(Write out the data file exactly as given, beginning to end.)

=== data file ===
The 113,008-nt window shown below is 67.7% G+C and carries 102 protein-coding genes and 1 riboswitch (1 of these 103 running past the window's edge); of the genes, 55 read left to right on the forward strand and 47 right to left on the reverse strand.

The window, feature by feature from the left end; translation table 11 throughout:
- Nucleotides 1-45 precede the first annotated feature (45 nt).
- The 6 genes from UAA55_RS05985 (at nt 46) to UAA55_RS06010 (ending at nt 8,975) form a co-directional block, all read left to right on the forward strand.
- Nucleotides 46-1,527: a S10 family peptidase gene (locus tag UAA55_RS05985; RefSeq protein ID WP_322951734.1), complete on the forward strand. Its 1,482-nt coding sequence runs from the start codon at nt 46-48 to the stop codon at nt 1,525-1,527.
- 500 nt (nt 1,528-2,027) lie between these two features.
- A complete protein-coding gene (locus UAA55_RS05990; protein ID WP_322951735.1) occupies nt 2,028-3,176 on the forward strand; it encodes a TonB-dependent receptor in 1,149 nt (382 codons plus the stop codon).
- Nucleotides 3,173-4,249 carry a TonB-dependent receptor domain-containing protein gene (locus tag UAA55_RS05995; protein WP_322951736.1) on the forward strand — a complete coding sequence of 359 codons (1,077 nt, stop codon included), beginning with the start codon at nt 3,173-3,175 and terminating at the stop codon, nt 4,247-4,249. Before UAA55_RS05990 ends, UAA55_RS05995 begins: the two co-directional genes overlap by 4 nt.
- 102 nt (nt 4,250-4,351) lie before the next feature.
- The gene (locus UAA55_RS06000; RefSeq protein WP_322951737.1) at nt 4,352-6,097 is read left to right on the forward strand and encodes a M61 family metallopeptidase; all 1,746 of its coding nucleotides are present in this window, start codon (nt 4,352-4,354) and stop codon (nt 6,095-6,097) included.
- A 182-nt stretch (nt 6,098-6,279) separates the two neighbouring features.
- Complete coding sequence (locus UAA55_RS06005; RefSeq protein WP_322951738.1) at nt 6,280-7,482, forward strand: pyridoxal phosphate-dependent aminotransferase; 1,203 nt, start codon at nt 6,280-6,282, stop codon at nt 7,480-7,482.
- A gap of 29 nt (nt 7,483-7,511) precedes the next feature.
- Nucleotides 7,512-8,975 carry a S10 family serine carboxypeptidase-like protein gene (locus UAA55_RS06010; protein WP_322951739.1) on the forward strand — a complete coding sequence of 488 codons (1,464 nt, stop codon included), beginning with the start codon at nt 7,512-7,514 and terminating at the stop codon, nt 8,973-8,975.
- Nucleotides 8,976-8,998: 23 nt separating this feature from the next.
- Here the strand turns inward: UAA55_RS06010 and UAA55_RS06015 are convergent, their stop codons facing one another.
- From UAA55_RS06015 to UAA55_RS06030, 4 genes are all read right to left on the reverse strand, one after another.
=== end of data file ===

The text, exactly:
The 113,008-nt window shown below is 67.7% G+C and carries 102 protein-coding genes and 1 riboswitch (1 of these 103 running past the window's edge); of the genes, 55 read left to right on the forward strand and 47 right to left on the reverse strand.

The window, feature by feature from the left end; translation table 11 throughout:
- Nucleotides 1-45 precede the first annotated feature (45 nt).
- The 6 genes from UAA55_RS05985 (at nt 46) to UAA55_RS06010 (ending at nt 8,975) form a co-directional block, all read left to right on the forward strand.
- Nucleotides 46-1,527: a S10 family peptidase gene (locus tag UAA55_RS05985; RefSeq protein ID WP_322951734.1), complete on the forward strand. Its 1,482-nt coding sequence runs from the start codon at nt 46-48 to the stop codon at nt 1,525-1,527.
- 500 nt (nt 1,528-2,027) lie between these two features.
- A complete protein-coding gene (locus UAA55_RS05990; protein ID WP_322951735.1) occupies nt 2,028-3,176 on the forward strand; it encodes a TonB-dependent receptor in 1,149 nt (382 codons plus the stop codon).
- Nucleotides 3,173-4,249 carry a TonB-dependent receptor domain-containing protein gene (locus tag UAA55_RS05995; protein WP_322951736.1) on the forward strand — a complete coding sequence of 359 codons (1,077 nt, stop codon included), beginning with the start codon at nt 3,173-3,175 and terminating at the stop codon, nt 4,247-4,249. Before UAA55_RS05990 ends, UAA55_RS05995 begins: the two co-directional genes overlap by 4 nt.
- 102 nt (nt 4,250-4,351) lie before the next feature.
- The gene (locus UAA55_RS06000; RefSeq protein WP_322951737.1) at nt 4,352-6,097 is read left to right on the forward strand and encodes a M61 family metallopeptidase; all 1,746 of its coding nucleotides are present in this window, start codon (nt 4,352-4,354) and stop codon (nt 6,095-6,097) included.
- A 182-nt stretch (nt 6,098-6,279) separates the two neighbouring features.
- Complete coding sequence (locus UAA55_RS06005; RefSeq protein WP_322951738.1) at nt 6,280-7,482, forward strand: pyridoxal phosphate-dependent aminotransferase; 1,203 nt, start codon at nt 6,280-6,282, stop codon at nt 7,480-7,482.
- A gap of 29 nt (nt 7,483-7,511) precedes the next feature.
- Nucleotides 7,512-8,975 carry a S10 family serine carboxypeptidase-like protein gene (locus UAA55_RS06010; protein WP_322951739.1) on the forward strand — a complete coding sequence of 488 codons (1,464 nt, stop codon included), beginning with the start codon at nt 7,512-7,514 and terminating at the stop codon, nt 8,973-8,975.
- Nucleotides 8,976-8,998: 23 nt separating this feature from the next.
- Here the strand turns inward: UAA55_RS06010 and UAA55_RS06015 are convergent, their stop codons facing one another.
- From UAA55_RS06015 to UAA55_RS06030, 4 genes are all read right to left on the reverse strand, one after another.